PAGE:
Sleep Deprivation

This blog is about our healthy journey, which largely includes eating healthy. Most of my posts have been about food. This one isn’t. Our menu isn’t the only thing that has changed around here. While I do believe eating healthy is step one, you can’t stop there. Studies have shown that people who maintain a healthy weight, usually make healthy choices in all aspects of their life. Focusing on overall health, rather than just your waist line, will give you the weight loss you want and might even make it feel effortless. It did that for me. Don’t focus on the food-weight connection. It’s a smoke screen that will probably lead to failure.

I think the most important thing, besides eating well, is sleeping well. For me this was the thing that kicked me off that vicious yo-yo diet cycle and took me from “dieting” to healthier living. The light bulb went off when I realized that not getting enough sleep made me too tired to make healthy choices. I used to stay up until the wee hours of the morning. I was a self professed “night owl.” London, my sweet little alarm clock, usually woke me around 7 a.m., which meant I was getting about 5 hours of sleep most nights. (Apparently I wasn’t alone.  I’ve seen a facebook likey thing called “I stay up too late and then hate myself in the morning.” They have over 385,000 likes!!)

At some point I realized that I was cheating myself. I traded a few hours of sleep for a few hazy, tired hours in the middle of the night. BUT WAIT! THAT’S NOT ALL! In addition to those extra hours in the middle night, I also received, at no additional cost, one full cranky and unproductive day filled with guilt, which lead to feeling sorry for myself, all for one low price of just a few hours of sleep. I’d rationalize not eating or worse yet, eating prepared processed junk food to save time. It’s part of the cycle and studies have shown that sleep deprivation may lead to weight gain (especially in women). Here’s the cycle. You eat a lot of junk. You need more sleep. You don’t get enough sleep. You eat more junk.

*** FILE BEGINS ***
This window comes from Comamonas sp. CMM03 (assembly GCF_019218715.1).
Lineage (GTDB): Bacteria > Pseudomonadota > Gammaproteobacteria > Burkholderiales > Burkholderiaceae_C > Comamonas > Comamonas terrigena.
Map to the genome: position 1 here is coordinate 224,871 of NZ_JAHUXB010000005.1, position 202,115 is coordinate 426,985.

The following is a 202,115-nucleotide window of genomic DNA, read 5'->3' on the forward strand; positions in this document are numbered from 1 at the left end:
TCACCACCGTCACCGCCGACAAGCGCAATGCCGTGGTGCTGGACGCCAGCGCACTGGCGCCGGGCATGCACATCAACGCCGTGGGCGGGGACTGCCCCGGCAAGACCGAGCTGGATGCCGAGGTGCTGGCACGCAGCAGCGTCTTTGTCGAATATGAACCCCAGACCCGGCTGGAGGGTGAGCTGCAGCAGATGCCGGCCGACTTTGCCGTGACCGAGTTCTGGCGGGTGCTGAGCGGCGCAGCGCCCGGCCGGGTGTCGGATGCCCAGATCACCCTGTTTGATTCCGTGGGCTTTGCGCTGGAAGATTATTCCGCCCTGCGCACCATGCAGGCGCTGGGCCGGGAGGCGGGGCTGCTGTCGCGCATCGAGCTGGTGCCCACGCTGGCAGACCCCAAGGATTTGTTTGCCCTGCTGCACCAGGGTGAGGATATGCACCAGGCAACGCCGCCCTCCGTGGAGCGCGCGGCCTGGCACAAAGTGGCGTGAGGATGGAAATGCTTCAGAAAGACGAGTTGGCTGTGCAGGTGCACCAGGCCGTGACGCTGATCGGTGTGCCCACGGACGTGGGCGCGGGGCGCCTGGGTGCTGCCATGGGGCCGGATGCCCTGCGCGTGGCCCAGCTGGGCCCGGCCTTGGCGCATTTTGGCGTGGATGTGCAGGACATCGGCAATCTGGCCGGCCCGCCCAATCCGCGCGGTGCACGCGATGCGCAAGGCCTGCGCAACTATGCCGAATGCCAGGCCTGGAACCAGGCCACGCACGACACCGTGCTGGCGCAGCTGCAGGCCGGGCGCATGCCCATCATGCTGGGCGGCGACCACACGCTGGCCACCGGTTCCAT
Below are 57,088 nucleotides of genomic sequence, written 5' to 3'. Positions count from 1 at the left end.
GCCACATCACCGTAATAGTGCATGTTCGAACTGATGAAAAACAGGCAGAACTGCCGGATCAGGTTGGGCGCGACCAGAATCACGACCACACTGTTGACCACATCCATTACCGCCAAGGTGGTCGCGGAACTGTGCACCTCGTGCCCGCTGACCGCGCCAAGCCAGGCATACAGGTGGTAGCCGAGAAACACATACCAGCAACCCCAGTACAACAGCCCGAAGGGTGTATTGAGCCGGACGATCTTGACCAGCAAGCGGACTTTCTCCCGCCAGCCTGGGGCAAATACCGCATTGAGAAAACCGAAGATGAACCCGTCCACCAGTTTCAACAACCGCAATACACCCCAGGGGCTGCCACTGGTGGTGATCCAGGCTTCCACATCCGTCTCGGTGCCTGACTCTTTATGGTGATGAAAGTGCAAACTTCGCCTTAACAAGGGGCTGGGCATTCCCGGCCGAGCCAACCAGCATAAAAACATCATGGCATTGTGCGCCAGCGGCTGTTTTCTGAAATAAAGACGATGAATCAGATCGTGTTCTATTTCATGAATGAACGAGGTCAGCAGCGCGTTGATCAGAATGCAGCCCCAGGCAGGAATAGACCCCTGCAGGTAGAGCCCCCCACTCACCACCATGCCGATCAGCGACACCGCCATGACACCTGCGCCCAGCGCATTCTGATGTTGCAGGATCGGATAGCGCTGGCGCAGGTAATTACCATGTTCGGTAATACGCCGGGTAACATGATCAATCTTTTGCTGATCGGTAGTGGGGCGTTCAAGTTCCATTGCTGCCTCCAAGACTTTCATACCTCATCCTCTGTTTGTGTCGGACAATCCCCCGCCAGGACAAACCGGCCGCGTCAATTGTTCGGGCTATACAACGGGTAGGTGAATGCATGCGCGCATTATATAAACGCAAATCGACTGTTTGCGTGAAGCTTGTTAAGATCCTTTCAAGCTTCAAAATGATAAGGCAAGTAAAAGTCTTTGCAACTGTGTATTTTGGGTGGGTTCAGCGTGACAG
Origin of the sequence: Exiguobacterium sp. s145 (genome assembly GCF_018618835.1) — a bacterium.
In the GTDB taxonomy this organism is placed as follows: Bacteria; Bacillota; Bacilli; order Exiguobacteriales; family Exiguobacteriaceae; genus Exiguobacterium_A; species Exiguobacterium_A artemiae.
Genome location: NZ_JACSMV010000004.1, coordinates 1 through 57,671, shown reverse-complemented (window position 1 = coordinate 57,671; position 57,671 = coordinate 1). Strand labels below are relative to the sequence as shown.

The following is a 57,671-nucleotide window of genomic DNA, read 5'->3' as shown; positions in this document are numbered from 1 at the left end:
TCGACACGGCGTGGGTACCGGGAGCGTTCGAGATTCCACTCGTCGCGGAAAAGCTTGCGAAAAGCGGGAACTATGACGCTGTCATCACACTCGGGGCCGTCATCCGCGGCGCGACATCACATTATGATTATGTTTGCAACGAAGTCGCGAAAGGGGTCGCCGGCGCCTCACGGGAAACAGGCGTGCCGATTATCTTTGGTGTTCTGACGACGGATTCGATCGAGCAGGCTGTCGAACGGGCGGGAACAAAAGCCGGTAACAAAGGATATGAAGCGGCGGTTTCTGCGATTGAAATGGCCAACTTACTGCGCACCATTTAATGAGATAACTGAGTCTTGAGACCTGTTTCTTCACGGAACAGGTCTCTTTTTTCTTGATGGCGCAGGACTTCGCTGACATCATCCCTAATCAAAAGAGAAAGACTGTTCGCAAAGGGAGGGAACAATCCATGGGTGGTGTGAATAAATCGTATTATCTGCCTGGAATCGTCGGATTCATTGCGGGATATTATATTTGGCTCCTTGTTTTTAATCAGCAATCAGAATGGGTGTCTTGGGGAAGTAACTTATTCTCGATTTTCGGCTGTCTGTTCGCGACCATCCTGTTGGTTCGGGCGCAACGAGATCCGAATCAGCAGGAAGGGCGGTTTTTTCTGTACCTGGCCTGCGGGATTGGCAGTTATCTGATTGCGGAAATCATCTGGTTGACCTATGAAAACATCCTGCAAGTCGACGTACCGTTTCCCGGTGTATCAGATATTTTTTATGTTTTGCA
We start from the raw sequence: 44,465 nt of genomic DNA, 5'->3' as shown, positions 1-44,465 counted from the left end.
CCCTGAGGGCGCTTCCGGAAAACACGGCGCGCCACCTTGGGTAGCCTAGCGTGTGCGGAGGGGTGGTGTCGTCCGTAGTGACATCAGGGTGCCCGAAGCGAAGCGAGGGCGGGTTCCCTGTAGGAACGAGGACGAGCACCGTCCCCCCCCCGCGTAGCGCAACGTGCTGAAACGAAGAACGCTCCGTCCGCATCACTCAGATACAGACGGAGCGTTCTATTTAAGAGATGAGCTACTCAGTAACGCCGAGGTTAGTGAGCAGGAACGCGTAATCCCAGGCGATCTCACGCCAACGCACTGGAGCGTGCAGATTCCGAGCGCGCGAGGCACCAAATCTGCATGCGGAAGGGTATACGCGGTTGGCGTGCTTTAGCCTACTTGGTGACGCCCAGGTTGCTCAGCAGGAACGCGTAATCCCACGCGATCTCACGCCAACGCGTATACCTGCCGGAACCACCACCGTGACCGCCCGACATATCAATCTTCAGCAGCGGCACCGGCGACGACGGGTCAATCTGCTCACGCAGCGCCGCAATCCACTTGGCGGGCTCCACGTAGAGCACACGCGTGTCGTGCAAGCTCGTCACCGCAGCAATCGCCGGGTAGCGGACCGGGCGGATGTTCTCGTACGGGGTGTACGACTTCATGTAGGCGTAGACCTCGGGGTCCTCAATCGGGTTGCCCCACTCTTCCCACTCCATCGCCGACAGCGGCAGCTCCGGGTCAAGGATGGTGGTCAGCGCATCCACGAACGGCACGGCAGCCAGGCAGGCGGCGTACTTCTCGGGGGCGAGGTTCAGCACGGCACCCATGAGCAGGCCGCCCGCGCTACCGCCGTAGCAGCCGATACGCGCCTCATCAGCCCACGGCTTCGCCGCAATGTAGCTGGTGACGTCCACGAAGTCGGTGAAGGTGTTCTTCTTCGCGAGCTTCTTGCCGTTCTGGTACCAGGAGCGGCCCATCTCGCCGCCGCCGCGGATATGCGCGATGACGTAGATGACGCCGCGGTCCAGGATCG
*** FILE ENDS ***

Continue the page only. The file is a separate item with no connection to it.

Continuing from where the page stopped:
Here are some side effects of sleep deprivation (from Wikipedia) :

So what is considered a good nights sleep? Everyone’s probably heard that we need 8 hours. But then some study showed that 8 is too many and 7 is the perfect number…? In reality the amount of sleep a person needs varies. There is no “perfect number.” Figuring out yours isn’t that difficult. I started out with 8 hours and then tried 7. Subtracting that hour made one noticeable difference. It was easier to get out of bed in the morning. I didn’t have that strong urge to hit snooze, roll over and go back to sleep. I also began to notice that I was naturally waking up just minutes before my alarm was set to go off. Any day that doesn’t start out with that atrocious “BEEP… BEEP… BEEP…” is already a good day in my book.

The only problem with all this, is that I didn’t want to give up those peaceful evening hours. The only sound as beautiful as a house filled with the joy and laughter of happy children, is a quiet house filled with the silence of happily sleeping children. So, I swapped those 3 to 5 unproductive hours at night for 1 or 2 really good ones in the morning. What a difference! I can’t believe what I’ve been missing all these years! It’s the same quiet, peaceful house, but now with a quiet, peaceful me. Serenity.

Here are some benefits of good night’s rest (from About.com):

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About Michele
Wife and Mom of three girls doing her best to lead the family into a healthier lifestyle and evolve gracefully.

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